An aerosol can inside a piece of luggage exploded in flames Saturday night on a luggage carousel at Lambert Airport.

An airport police officer grabbed a fire extinguisher and put out the small fire on Carousel M1 about 8:15 p.m. No one was injured.

Airport spokeswoman Sandy Singer said the bag was "coming onto the carousel and seemed to be smoking and caught fire."

Here's hoping my flight today is much less eventful.

Nightmare Closed

Filed in MiscellaneousTags: Missouri, Saint Louis

A nearly two-month long nightmare has come to a close:

Two St. Charles County chemists who have been living in fear for seven weeks after a former co-worker shot one of them, got word Thursday that their nightmare had ended.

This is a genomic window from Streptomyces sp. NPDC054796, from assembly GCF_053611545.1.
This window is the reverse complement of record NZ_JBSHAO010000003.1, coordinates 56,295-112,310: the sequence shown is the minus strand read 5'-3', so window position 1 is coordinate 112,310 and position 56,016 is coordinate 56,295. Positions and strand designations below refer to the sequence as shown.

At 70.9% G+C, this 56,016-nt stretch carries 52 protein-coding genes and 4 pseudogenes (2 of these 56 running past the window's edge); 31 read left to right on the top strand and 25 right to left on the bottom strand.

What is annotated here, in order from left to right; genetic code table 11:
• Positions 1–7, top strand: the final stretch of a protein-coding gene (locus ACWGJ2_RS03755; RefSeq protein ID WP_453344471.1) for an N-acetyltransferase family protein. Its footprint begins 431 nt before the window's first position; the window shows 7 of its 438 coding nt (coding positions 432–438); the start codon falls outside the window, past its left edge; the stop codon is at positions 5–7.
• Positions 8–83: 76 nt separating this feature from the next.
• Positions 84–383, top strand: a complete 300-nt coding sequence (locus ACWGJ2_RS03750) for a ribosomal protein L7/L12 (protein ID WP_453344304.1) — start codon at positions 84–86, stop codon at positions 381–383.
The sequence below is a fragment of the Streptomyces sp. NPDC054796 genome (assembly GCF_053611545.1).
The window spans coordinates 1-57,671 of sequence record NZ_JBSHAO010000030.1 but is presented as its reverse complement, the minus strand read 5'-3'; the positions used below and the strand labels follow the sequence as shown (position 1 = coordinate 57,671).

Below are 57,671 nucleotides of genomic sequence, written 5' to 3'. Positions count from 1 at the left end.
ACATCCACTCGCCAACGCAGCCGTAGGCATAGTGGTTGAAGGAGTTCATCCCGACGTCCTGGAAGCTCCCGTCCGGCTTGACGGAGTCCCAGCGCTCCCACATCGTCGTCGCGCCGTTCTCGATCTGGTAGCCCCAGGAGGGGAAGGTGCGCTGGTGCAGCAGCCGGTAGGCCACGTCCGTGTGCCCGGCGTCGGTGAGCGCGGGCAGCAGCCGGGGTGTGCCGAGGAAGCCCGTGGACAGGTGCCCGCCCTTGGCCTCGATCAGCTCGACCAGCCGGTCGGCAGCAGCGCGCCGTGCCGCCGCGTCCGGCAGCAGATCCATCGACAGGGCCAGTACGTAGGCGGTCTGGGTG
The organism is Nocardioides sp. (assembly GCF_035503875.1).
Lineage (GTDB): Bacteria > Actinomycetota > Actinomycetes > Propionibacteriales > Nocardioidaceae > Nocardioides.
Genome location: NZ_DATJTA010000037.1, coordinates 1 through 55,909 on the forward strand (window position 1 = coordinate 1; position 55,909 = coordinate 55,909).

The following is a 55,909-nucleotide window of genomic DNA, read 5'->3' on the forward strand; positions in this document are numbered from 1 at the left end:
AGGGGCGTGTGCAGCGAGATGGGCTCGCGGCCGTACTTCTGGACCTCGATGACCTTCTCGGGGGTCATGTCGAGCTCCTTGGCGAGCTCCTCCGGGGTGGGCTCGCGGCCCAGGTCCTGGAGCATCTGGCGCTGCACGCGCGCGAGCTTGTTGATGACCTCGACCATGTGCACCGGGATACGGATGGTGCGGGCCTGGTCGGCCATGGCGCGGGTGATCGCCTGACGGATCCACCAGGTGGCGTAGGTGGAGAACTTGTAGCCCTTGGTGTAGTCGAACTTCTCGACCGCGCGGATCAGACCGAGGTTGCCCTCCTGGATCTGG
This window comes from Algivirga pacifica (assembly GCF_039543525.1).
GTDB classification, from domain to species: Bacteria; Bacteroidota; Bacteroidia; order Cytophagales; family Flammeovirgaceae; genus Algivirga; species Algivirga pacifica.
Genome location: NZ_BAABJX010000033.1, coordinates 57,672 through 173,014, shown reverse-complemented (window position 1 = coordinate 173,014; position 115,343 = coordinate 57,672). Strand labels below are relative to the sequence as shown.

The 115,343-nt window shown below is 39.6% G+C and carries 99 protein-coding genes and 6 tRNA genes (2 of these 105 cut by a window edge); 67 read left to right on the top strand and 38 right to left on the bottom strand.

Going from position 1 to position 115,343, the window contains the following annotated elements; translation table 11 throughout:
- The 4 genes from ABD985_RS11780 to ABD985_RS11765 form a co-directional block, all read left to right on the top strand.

Police told them that a badly decomposed body found in a remote area of Crawford County is believed to be that of Michael William Schreiner, the man who was wanted for a shooting ambush in St. Charles last month. The two chemists had filed complaints against Schreiner, which may have led to his being fired as a chemist from KV Pharmaceuticals.

Yeah, that's the same KV Pharmaceutical Company...